Digitization changes family history, but still need for non-digital

Loretto Szucs was her own search engine back in 1985.

She interviewed relatives. She wrote letters because phone calls and photocopies were too expensive. She rented a microfilm reader, scanned through reel after reel of census records and even enlisted the help of her children -- giving them a quarter for every family name they found.

"A lot of writing, a lot of patience, interviewing anyone who would even know my family," she described.

Today, computer search engines pull family names out of the air.

As Szucs and some of the country's most ardent genealogists gathered in Salt Lake City from April 28 to May 1, Internet connections in and around the Salt Palace Convention Center were buzzing with family history activity.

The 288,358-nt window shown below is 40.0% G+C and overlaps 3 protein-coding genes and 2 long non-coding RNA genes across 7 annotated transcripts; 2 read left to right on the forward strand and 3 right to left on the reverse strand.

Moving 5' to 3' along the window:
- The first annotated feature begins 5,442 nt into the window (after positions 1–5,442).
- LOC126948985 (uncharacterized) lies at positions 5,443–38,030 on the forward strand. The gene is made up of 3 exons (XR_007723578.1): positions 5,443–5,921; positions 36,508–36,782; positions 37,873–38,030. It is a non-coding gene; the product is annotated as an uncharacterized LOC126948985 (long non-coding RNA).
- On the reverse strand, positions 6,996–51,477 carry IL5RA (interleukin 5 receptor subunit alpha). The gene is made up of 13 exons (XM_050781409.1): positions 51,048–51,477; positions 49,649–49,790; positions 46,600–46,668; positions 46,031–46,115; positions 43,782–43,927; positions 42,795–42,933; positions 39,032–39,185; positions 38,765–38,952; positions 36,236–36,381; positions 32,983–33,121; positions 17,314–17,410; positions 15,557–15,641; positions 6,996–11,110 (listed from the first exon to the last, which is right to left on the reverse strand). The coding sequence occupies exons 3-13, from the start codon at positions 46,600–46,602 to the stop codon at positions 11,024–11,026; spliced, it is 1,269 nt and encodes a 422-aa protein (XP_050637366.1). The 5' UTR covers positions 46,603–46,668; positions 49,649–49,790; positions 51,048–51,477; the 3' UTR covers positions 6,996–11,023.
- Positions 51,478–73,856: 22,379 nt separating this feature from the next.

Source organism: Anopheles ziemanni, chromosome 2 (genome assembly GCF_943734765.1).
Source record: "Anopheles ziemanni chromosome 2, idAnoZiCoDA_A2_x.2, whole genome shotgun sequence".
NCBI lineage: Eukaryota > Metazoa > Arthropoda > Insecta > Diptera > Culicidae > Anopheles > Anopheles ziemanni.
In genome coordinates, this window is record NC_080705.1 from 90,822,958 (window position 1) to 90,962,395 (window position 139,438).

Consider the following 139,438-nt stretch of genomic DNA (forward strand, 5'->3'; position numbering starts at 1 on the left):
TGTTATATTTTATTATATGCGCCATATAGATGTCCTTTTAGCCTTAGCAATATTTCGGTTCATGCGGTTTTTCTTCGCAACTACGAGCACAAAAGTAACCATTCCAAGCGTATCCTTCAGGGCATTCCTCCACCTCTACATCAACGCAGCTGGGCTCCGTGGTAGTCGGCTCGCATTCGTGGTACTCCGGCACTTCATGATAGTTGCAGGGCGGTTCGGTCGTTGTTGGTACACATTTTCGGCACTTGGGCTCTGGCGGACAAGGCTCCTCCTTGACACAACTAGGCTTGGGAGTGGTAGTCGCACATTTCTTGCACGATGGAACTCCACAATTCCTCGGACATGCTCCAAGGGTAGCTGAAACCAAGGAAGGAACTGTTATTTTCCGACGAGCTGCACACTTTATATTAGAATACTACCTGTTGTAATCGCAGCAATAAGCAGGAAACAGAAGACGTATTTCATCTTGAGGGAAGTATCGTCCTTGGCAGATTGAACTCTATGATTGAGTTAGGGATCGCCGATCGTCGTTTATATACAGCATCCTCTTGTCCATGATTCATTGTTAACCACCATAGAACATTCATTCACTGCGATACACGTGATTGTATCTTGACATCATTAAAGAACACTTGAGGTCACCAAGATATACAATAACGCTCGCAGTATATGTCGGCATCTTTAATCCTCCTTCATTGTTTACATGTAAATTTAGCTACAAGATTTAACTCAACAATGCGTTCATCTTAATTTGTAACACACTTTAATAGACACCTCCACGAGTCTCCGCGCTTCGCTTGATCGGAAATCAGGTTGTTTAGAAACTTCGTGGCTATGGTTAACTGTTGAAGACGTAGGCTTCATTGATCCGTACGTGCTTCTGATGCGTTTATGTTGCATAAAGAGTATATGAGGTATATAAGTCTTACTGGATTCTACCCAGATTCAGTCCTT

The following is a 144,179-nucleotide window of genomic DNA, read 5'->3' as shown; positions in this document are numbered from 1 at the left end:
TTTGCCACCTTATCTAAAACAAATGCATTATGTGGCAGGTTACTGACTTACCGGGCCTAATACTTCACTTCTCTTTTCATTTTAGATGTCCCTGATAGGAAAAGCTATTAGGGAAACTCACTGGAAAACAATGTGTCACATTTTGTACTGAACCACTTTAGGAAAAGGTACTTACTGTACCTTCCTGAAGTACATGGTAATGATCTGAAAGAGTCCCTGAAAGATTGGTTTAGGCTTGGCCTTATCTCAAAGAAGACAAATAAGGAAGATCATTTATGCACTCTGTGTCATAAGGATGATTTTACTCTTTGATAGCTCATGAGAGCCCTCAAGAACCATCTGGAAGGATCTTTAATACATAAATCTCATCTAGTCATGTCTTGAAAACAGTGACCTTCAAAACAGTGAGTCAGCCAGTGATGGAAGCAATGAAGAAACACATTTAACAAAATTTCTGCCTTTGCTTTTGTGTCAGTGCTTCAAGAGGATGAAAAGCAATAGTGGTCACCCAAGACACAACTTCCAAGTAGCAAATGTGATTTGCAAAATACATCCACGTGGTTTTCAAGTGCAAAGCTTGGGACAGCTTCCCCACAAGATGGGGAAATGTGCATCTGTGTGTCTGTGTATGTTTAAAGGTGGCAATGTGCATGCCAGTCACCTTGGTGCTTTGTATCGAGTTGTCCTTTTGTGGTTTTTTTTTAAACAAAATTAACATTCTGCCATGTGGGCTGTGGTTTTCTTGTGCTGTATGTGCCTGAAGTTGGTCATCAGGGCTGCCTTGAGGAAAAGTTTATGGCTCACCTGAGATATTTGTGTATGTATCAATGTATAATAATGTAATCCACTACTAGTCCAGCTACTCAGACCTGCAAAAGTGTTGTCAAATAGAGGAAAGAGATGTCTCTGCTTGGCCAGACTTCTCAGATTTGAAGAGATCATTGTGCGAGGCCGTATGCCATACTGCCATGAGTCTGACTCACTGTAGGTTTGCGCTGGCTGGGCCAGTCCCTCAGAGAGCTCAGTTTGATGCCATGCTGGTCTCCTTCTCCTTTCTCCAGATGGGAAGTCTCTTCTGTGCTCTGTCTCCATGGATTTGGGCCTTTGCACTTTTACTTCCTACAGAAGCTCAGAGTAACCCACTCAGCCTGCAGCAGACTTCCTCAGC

A lot has changed since the National Genealogical Society last convened its annual conference in Salt Lake City 25 years ago. Online resources have taken years off genealogical research. Researchers, meanwhile, are getting started years earlier.

"They can learn and find in five years what it took me 30," said Jan Alpert, president of NGS.

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